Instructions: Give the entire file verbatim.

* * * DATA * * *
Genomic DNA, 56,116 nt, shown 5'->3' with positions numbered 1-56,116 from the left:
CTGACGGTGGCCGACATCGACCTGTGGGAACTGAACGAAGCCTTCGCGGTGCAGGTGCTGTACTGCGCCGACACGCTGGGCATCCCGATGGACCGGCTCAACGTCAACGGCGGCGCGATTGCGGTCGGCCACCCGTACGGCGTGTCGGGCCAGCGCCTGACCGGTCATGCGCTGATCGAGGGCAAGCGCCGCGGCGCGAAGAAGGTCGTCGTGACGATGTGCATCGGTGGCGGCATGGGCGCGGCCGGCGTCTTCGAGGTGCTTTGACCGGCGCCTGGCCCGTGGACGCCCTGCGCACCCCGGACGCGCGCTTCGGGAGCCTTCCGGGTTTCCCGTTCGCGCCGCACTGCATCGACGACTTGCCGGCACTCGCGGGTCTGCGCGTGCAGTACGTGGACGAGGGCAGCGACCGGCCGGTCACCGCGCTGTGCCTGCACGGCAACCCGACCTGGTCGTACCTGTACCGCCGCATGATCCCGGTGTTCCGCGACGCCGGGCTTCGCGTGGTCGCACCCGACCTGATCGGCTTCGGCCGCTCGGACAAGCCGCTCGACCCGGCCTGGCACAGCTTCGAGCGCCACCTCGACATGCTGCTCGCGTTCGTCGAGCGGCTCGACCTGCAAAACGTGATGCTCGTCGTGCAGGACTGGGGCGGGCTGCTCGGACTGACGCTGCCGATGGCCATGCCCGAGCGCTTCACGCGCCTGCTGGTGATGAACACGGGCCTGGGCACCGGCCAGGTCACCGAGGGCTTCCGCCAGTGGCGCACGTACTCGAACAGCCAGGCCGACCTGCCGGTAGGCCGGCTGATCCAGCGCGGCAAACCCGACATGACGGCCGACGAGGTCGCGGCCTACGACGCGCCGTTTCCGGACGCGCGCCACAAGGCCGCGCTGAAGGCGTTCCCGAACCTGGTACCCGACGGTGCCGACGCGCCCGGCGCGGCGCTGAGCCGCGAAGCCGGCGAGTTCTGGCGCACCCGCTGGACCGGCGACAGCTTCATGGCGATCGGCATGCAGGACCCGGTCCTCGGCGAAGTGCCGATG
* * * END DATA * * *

Genomic DNA, 56,116 nt, shown 5'->3' with positions numbered 1-56,116 from the left:
CTGACGGTGGCCGACATCGACCTGTGGGAACTGAACGAAGCCTTCGCGGTGCAGGTGCTGTACTGCGCCGACACGCTGGGCATCCCGATGGACCGGCTCAACGTCAACGGCGGCGCGATTGCGGTCGGCCACCCGTACGGCGTGTCGGGCCAGCGCCTGACCGGTCATGCGCTGATCGAGGGCAAGCGCCGCGGCGCGAAGAAGGTCGTCGTGACGATGTGCATCGGTGGCGGCATGGGCGCGGCCGGCGTCTTCGAGGTGCTTTGACCGGCGCCTGGCCCGTGGACGCCCTGCGCACCCCGGACGCGCGCTTCGGGAGCCTTCCGGGTTTCCCGTTCGCGCCGCACTGCATCGACGACTTGCCGGCACTCGCGGGTCTGCGCGTGCAGTACGTGGACGAGGGCAGCGACCGGCCGGTCACCGCGCTGTGCCTGCACGGCAACCCGACCTGGTCGTACCTGTACCGCCGCATGATCCCGGTGTTCCGCGACGCCGGGCTTCGCGTGGTCGCACCCGACCTGATCGGCTTCGGCCGCTCGGACAAGCCGCTCGACCCGGCCTGGCACAGCTTCGAGCGCCACCTCGACATGCTGCTCGCGTTCGTCGAGCGGCTCGACCTGCAAAACGTGATGCTCGTCGTGCAGGACTGGGGCGGGCTGCTCGGACTGACGCTGCCGATGGCCATGCCCGAGCGCTTCACGCGCCTGCTGGTGATGAACACGGGCCTGGGCACCGGCCAGGTCACCGAGGGCTTCCGCCAGTGGCGCACGTACTCGAACAGCCAGGCCGACCTGCCGGTAGGCCGGCTGATCCAGCGCGGCAAACCCGACATGACGGCCGACGAGGTCGCGGCCTACGACGCGCCGTTTCCGGACGCGCGCCACAAGGCCGCGCTGAAGGCGTTCCCGAACCTGGTACCCGACGGTGCCGACGCGCCCGGCGCGGCGCTGAGCCGCGAAGCCGGCGAGTTCTGGCGCACCCGCTGGACCGGCGACAGCTTCATGGCGATCGGCATGCAGGACCCGGTCCTCGGCGAAGTGCCGATG